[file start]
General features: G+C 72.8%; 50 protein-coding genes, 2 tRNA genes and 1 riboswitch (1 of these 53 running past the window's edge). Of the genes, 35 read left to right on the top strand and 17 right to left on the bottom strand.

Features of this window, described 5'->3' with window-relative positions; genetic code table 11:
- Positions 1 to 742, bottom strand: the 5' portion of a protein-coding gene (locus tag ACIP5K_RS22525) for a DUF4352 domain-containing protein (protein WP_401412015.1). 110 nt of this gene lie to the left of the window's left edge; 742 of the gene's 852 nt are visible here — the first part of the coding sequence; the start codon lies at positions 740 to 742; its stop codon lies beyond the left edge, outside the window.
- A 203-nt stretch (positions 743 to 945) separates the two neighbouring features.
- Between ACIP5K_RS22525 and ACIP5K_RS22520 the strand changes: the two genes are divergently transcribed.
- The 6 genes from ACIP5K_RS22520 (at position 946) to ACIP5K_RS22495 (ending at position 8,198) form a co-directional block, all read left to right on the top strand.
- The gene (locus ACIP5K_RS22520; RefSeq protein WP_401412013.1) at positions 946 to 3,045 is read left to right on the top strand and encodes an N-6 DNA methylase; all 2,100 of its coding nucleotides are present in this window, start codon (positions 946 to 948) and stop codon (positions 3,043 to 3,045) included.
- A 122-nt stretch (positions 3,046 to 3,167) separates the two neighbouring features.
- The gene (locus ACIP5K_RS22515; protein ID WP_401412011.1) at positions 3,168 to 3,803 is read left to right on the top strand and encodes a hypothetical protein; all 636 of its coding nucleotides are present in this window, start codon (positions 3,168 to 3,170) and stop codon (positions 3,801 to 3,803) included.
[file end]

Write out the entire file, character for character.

General features: G+C 72.8%; 50 protein-coding genes, 2 tRNA genes and 1 riboswitch (1 of these 53 running past the window's edge). Of the genes, 35 read left to right on the top strand and 17 right to left on the bottom strand.

Features of this window, described 5'->3' with window-relative positions; genetic code table 11:
- Positions 1 to 742, bottom strand: the 5' portion of a protein-coding gene (locus tag ACIP5K_RS22525) for a DUF4352 domain-containing protein (protein WP_401412015.1). 110 nt of this gene lie to the left of the window's left edge; 742 of the gene's 852 nt are visible here — the first part of the coding sequence; the start codon lies at positions 740 to 742; its stop codon lies beyond the left edge, outside the window.
- A 203-nt stretch (positions 743 to 945) separates the two neighbouring features.
- Between ACIP5K_RS22525 and ACIP5K_RS22520 the strand changes: the two genes are divergently transcribed.
- The 6 genes from ACIP5K_RS22520 (at position 946) to ACIP5K_RS22495 (ending at position 8,198) form a co-directional block, all read left to right on the top strand.
- The gene (locus ACIP5K_RS22520; RefSeq protein WP_401412013.1) at positions 946 to 3,045 is read left to right on the top strand and encodes an N-6 DNA methylase; all 2,100 of its coding nucleotides are present in this window, start codon (positions 946 to 948) and stop codon (positions 3,043 to 3,045) included.
- A 122-nt stretch (positions 3,046 to 3,167) separates the two neighbouring features.
- The gene (locus ACIP5K_RS22515; protein ID WP_401412011.1) at positions 3,168 to 3,803 is read left to right on the top strand and encodes a hypothetical protein; all 636 of its coding nucleotides are present in this window, start codon (positions 3,168 to 3,170) and stop codon (positions 3,801 to 3,803) included.